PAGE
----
IDEAS home Printed from
MyIDEAS: Login to save this article or follow this journal

Do you trust your brethren?: Eliciting trust attitudes and trust behavior in a Tanzanian congregation

  • Danielson, Anders J.
  • Holm, Hakan J.

The dominating subject pool in economic experiments is undergraduate university students. Reasons for this include access and convenience to experimentors, but the representativeness of this pool has not been fully established. This paper describes one possible method for using other subject pools. We also report the results from an experiment in which 145 subjects belonging to a specific church in Dar-es-Salaam, Tanzania were exposed to a Trust Game and a standard set of attitudinal survey questions in order to study trust and trustworthiness, two concepts that are likely to be at the core of the formation of social capital. Issues of method are discussed, and the results are contrasted with those from a Trust Game with Tanzanian undergraduate students as the subject pool.

(This abstract was borrowed from another version of this item.)

If you experience problems downloading a file, check if you have the proper application to view it first. In case of further problems read the IDEAS help page. Note that these files are not on the IDEAS site. Please be patient as the files may be large.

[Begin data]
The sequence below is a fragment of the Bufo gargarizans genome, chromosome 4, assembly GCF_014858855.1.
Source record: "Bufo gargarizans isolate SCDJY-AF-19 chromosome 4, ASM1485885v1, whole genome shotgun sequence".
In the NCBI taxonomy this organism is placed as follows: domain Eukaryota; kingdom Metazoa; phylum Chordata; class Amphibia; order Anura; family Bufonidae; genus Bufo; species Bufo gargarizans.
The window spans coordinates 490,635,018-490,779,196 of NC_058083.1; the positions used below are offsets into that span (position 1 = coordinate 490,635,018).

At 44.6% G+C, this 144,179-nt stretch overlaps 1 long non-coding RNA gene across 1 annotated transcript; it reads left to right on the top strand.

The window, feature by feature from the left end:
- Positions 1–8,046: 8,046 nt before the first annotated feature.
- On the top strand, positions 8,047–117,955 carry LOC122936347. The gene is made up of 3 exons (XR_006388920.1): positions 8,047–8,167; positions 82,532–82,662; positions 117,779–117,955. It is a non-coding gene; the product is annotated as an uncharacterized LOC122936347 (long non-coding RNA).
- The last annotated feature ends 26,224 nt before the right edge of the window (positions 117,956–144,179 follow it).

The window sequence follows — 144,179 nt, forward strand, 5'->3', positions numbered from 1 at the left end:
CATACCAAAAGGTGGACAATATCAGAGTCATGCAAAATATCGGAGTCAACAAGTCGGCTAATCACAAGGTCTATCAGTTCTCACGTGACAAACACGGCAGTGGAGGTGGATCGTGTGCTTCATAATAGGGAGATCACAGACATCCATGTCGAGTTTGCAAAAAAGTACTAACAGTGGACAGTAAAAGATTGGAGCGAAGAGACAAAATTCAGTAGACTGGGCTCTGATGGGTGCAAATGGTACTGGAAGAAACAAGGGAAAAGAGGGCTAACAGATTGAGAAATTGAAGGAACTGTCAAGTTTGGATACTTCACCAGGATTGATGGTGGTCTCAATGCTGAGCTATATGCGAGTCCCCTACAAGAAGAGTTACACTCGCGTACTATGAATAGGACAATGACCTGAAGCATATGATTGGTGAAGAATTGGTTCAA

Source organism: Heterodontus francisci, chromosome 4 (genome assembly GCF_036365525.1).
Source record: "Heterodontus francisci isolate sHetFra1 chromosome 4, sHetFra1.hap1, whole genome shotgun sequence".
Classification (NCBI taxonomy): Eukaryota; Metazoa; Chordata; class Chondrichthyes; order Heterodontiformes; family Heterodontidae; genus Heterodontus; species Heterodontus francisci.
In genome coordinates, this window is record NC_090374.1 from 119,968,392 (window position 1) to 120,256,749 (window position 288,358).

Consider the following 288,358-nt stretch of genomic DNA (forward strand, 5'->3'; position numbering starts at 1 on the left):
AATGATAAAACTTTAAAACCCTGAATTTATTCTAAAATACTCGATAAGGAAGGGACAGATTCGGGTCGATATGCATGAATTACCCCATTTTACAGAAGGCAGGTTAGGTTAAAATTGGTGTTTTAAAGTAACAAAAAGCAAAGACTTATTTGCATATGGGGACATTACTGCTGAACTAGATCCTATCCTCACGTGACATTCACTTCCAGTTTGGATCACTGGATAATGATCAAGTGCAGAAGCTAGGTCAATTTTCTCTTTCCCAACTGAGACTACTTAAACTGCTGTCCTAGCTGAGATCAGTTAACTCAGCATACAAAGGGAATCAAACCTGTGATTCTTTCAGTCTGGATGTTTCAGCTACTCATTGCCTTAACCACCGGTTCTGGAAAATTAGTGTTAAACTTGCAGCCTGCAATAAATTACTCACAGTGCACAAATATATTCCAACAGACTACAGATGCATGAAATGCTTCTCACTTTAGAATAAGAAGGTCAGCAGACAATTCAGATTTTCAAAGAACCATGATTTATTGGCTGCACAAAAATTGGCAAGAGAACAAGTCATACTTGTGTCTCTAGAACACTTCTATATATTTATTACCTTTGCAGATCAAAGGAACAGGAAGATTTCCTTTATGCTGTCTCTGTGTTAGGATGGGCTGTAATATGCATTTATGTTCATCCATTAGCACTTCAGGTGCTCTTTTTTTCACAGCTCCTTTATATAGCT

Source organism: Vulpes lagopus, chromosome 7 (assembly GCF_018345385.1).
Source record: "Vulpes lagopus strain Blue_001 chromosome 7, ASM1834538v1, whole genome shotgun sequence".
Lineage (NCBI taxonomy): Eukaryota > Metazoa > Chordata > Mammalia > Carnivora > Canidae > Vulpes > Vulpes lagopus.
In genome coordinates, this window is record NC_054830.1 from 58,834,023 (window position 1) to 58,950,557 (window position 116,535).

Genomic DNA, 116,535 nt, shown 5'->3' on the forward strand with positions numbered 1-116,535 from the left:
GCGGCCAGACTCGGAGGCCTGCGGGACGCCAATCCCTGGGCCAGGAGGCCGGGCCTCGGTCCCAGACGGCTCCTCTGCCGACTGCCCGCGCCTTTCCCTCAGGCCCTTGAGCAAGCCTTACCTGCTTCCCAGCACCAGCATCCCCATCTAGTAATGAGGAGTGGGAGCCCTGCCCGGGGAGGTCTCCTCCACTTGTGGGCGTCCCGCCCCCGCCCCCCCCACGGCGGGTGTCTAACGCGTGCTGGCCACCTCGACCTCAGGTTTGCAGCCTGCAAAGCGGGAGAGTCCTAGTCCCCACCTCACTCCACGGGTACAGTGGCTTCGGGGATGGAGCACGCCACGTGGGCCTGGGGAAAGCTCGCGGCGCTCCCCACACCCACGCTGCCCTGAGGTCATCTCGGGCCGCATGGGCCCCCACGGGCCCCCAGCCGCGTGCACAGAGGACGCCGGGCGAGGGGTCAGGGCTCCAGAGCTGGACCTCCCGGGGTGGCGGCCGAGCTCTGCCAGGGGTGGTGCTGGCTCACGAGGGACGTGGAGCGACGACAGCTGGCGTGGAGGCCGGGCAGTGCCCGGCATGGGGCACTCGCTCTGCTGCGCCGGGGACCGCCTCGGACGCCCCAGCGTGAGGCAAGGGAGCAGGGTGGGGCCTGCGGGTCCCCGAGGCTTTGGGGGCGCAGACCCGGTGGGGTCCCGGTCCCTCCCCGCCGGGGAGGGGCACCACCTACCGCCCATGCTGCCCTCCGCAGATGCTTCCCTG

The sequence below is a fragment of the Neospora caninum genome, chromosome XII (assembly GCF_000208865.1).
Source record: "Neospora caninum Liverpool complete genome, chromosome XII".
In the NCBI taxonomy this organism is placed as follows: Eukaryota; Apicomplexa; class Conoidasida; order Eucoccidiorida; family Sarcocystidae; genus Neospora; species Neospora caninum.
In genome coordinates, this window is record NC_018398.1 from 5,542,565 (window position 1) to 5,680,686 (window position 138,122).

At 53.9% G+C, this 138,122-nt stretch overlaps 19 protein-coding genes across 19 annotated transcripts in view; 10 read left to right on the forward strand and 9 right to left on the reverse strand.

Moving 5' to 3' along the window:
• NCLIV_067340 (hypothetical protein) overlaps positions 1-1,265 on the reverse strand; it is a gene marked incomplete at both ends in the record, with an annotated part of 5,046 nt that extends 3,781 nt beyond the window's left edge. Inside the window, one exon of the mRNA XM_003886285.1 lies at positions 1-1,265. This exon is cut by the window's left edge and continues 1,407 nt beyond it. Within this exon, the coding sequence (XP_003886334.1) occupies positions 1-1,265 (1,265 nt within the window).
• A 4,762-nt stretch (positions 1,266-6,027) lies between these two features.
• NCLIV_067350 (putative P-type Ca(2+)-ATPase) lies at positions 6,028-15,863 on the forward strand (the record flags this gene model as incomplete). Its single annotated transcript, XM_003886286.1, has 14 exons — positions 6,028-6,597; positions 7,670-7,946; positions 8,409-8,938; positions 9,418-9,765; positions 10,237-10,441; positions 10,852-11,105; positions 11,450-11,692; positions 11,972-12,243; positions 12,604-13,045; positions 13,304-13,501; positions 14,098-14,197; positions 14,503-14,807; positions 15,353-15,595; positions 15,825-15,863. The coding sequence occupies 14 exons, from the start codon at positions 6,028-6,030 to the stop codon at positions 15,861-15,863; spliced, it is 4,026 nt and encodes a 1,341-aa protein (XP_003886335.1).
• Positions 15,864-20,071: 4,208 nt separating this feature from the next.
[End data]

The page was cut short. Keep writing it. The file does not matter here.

File URL:
Download Restriction: Full text for ScienceDirect subscribers only

As the access to this document is restricted, you may want to look for a different version under "Related research" (further below) or search for a different version of it.

Article provided by Elsevier in its journal Journal of Economic Behavior & Organization.

Volume (Year): 62 (2007)
Issue (Month): 2 (February)
Pages: 255-271

in new window

Handle: RePEc:eee:jeborg:v:62:y:2007:i:2:p:255-271
Contact details of provider: Web page:

References listed on IDEAS
Please report citation or reference errors to , or , if you are the registered author of the cited work, log in to your RePEc Author Service profile, click on "citations" and make appropriate adjustments.:

as in new window
  1. Henrich, Joseph & Boyd, Robert & Bowles, Samuel & Camerer, Colin & Fehr, Ernst & Gintis, Herbert (ed.), 2004. "Foundations of Human Sociality: Economic Experiments and Ethnographic Evidence from Fifteen Small-Scale Societies," OUP Catalogue, Oxford University Press, number 9780199262052.
  2. Roth, Alvin E. & Vesna Prasnikar & Masahiro Okuno-Fujiwara & Shmuel Zamir, 1991. "Bargaining and Market Behavior in Jerusalem, Ljubljana, Pittsburgh, and Tokyo: An Experimental Study," American Economic Review, American Economic Association, vol. 81(5), pages 1068-95, December.
  3. Glaeser, Edward Ludwig & Laibson, David I. & Scheinkman, Jose A. & Soutter, Christine L., 2000. "Measuring Trust," Scholarly Articles 4481497, Harvard University Department of Economics.
  4. Chaness, Gary & Levine, David I., 1999. "Changes in the Employment Contract? Evidence from a Quasi-Experiment," Institute for Research on Labor and Employment, Working Paper Series qt4p535308, Institute of Industrial Relations, UC Berkeley.
  5. Carsten Schmidt & Matthias Sutter & Werner Guth, 2002. "Bargaining outside the lab - a newspaper experiment of a three person-ultimatum game," Artefactual Field Experiments 00050, The Field Experiments Website.